decided: May 23, 1973.
Appeal from order of Court of Common Pleas, Criminal Division, of Allegheny County, April T., 1970, No. 8889, in case of Commonwealth of Pennsylvania v. James R. Miller.
Robert L. Campbell, Assistant District Attorney, with him Carol Mary Los and J. Kent Culley, Assistant District Attorneys, and Robert W. Duggan, District Attorney, for Commonwealth, appellant.
No oral argument was made nor brief submitted for appellee.
Jones, C. J., Eagen, O'Brien, Roberts, Pomeroy, Nix and Manderino, JJ. Opinion by Mr. Chief Justice Jones. Concurring Opinion by Mr. Justice Nix. Mr. Chief Justice Jones and Mr. Justice Pomeroy join in this concurring opinion. Dissenting Opinion by Mr. Justice Roberts. Dissenting Opinion by Mr. Justice Manderino.
[ 452 Pa. Page 37]
On September 8, 1970, appellee returned home from work in an intoxicated state. After arguing with his wife, the prosecutrix, he loaded his gun and threatened to take his own life. When prosecutrix went to the telephone to obtain help, appellee brandished his gun and assured prosecutrix that if she dialed the telephone, it would be her last telephone conversation. Appellee thereafter left the home of his wife and children, but returned on several occasions in the same intoxicated and threatening condition.
On November 10, 1970, after a hearing before a Justice of the Peace, appellee was ordered to enter an appearance bond and was held for the Allegheny County Common Pleas Court, Criminal Division. A hearing commenced on December 16, 1970, on appellee's charged violation of the Surety of Peace Statute.*fn1 On April 20, 1971, appellee was ordered by the court to pay prosecution costs, to enter a bond with surety in the sum of $1,000 and to keep the peace for one year. On May 6, 1971, the Court of Common Pleas dismissed the order of April 20, 1971, requiring appellee to post bond.
The question presented by this appeal is whether the Surety of Peace Act of March 31, 1860, P. L. 427, as amended by the Acts of March 18, 1909, and April 27, 1909, P. L. 42 and P.L. 260, 19 P.S. § 23-28, is violative of Article I, Sections 6 and 9, of the Pennsylvania Constitution and the Sixth and Fourteenth Amendments of the United States Constitution as a deprivation of appellee's right to a trial by jury and the denial of due process and equal protection of the law. The order and opinion of the court below answered each inquiry in the affirmative. Appeal was taken by the Commonwealth to this Court.
[ 452 Pa. Page 38]
Right to Trial by Jury
The elements of the statutory offense of surety of the peace are (1) the making of a threat (2) to some person or his property (3) with the result that the threatened person is put in fear or danger of being injured.*fn2
The Act provides preventive justice and requires persons of whom there is probable cause to suspect future violent behavior to give full assurance to the public against the anticipated offenses. Offenders must post a surety bond and pay costs and, in default of payment, the justice may commit the person defaulting to the county jail until such time as costs are paid.*fn3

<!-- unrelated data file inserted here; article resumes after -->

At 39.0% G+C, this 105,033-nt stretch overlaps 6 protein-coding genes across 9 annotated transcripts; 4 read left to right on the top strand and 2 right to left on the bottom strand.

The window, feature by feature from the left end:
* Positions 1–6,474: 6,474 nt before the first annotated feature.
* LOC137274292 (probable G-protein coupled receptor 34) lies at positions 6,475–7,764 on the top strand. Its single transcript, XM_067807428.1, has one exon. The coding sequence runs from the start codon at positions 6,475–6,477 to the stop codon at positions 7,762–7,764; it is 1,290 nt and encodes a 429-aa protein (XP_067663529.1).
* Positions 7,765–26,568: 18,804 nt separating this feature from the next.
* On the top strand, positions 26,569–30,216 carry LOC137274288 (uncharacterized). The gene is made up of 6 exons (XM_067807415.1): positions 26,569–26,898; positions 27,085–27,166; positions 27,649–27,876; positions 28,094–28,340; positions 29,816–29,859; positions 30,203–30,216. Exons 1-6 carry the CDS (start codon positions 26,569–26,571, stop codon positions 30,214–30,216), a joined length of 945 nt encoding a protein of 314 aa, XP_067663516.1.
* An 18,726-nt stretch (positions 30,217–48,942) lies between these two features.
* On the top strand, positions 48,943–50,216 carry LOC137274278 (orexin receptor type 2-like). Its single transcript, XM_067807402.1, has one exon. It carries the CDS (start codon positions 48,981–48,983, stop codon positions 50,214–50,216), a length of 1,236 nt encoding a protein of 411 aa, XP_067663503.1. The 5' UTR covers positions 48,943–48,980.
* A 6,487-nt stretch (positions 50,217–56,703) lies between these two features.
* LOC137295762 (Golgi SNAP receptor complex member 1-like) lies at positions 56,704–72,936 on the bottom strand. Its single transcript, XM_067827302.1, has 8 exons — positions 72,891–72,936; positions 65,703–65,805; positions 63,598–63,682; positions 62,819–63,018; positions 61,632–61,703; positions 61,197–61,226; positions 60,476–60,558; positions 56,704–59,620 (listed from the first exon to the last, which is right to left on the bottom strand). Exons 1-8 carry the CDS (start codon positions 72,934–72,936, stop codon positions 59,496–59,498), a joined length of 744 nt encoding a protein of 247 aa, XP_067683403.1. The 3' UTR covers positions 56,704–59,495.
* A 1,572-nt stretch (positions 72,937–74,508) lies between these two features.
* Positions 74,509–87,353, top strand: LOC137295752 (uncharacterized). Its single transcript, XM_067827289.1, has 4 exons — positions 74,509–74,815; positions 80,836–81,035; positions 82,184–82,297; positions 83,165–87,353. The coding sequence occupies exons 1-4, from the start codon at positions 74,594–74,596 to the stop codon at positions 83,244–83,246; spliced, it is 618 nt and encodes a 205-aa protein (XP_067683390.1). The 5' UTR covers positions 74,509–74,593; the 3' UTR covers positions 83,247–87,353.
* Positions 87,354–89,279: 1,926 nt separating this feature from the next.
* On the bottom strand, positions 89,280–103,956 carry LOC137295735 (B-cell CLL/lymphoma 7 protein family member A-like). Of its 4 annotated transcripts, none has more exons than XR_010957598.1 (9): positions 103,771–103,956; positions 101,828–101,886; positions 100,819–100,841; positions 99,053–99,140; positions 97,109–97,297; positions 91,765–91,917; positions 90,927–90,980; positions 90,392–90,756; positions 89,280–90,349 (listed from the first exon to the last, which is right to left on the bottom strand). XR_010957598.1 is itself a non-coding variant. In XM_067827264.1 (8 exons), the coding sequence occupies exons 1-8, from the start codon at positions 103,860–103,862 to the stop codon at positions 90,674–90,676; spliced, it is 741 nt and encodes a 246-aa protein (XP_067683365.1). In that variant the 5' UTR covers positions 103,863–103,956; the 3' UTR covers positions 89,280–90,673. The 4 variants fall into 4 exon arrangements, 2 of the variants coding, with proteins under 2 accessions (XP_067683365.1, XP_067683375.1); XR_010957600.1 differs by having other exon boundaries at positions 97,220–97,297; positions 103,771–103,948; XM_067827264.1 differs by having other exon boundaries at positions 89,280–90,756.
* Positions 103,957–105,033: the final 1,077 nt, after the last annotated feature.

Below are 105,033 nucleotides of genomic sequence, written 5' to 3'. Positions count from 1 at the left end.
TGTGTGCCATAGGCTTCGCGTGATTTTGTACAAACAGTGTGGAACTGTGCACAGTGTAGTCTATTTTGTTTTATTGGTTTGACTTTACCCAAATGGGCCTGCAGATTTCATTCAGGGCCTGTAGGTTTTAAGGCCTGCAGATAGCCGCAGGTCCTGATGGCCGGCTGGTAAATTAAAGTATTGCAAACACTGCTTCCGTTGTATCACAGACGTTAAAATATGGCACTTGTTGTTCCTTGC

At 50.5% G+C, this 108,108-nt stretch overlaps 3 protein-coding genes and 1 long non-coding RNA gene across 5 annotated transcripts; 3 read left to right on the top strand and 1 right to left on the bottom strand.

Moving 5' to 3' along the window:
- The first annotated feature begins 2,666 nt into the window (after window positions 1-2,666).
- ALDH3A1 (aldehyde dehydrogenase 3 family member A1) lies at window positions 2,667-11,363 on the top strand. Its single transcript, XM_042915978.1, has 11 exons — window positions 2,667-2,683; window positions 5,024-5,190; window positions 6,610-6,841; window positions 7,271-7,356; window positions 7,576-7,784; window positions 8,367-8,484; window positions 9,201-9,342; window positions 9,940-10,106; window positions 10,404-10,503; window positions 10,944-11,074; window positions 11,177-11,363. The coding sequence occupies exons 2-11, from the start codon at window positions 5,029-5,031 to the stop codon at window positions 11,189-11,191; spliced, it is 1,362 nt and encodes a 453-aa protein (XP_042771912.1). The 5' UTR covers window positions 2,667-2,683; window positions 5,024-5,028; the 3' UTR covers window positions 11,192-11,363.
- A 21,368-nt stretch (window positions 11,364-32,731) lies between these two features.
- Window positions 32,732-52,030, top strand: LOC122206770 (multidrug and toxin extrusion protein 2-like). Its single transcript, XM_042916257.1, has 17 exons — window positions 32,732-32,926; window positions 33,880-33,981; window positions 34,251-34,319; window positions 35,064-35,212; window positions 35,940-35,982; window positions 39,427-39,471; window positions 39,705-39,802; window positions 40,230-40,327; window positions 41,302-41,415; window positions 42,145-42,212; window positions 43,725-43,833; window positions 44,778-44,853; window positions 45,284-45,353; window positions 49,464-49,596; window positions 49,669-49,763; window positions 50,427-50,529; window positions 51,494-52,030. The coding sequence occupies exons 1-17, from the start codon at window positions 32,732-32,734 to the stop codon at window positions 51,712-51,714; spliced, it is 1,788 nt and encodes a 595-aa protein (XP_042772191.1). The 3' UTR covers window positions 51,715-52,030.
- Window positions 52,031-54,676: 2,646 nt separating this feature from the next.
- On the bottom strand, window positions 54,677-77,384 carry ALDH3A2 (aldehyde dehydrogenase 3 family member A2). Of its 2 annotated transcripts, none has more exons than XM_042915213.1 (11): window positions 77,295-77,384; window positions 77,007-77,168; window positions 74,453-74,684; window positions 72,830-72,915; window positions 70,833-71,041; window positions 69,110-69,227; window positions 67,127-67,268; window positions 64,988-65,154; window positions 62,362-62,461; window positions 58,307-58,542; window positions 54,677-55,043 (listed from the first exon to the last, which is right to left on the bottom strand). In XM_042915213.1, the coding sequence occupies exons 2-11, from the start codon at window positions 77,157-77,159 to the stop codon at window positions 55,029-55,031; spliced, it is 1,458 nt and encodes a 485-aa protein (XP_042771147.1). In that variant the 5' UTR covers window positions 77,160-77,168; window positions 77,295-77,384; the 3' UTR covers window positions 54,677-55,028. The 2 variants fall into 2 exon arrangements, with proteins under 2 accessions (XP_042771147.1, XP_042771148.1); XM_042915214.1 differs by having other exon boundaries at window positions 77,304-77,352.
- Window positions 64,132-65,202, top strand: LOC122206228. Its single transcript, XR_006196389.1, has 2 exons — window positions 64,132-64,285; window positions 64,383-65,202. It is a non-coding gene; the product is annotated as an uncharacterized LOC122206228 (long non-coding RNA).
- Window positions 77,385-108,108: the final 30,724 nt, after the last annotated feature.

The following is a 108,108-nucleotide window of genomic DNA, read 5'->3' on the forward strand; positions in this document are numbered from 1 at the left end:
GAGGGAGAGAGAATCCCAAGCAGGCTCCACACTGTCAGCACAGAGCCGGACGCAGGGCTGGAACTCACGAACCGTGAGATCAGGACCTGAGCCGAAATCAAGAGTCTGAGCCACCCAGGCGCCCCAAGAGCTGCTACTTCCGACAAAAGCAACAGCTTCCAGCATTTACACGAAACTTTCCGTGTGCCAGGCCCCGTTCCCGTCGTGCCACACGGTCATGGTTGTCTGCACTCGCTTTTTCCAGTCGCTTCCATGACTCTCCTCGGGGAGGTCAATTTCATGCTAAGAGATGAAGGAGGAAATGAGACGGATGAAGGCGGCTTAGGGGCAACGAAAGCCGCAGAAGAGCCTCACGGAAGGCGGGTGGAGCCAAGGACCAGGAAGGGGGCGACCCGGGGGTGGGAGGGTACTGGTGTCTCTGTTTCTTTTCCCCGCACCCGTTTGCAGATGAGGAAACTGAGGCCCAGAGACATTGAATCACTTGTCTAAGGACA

The question whether the Act is violative of appellee's right to trial by jury and purported right to prosecution by indictment has never been decided by this Court. The procedure here employed, however, has been upheld by the Superior Court. Commonwealth v. Taub, 187 Pa. Superior Ct. 440, 144 A.2d 628 (1958); Commonwealth v. Cushard, 184 Pa. Superior Ct. 193, 132 A.2d 366 (1957). The Superior Court in Commonwealth v. Taub reasoned that the offense of surety of the peace has never been an indictable offense since the purpose of the statutory enactment is the prevention of the commission of a serious threatened crime. As crime prevention is the gravamen of these provisions,
[ 452 Pa. Page 39]
rather than prosecution of a crime already committed, time is of the essence in processing the action. Prosecution via time-consuming indictment is neither required by Article I, Section 9 of the Pennsylvania Constitution*fn4 nor practicable in view of the crime prevention posture of the Act.
Article I, Section 6 of the Commonwealth's Constitution provides: "Trial by jury shall be as heretofore, and the right thereof remain inviolate." Similarly, the Sixth Amendment to the United States Constitution insures that "[i]n all criminal prosecutions the accused shall enjoy the right to a speedy and public trial by an impartial jury. . . ." Application of the surety of the peace procedure evokes no violation of appellee's right to trial by jury. Appellee was not charged with an offense triable by jury at common law. The offense was created by statute and the procedure thus prescribed. Commonwealth v. Taub, supra. We hold that Commonwealth v. Taub was properly decided in that the right to prosecution by indictment and trial by jury do not invalidate this crime-preventive process.
Due Process and Equal Protection
The court below determined that the surety of peace bond violated the due process clause of the Fourteenth Amendment since: (1) the Commonwealth is not called upon to establish proof beyond a reasonable doubt; (2) the burden of proof (of innocence) falls inappropriately upon the defendant; and (3) defendant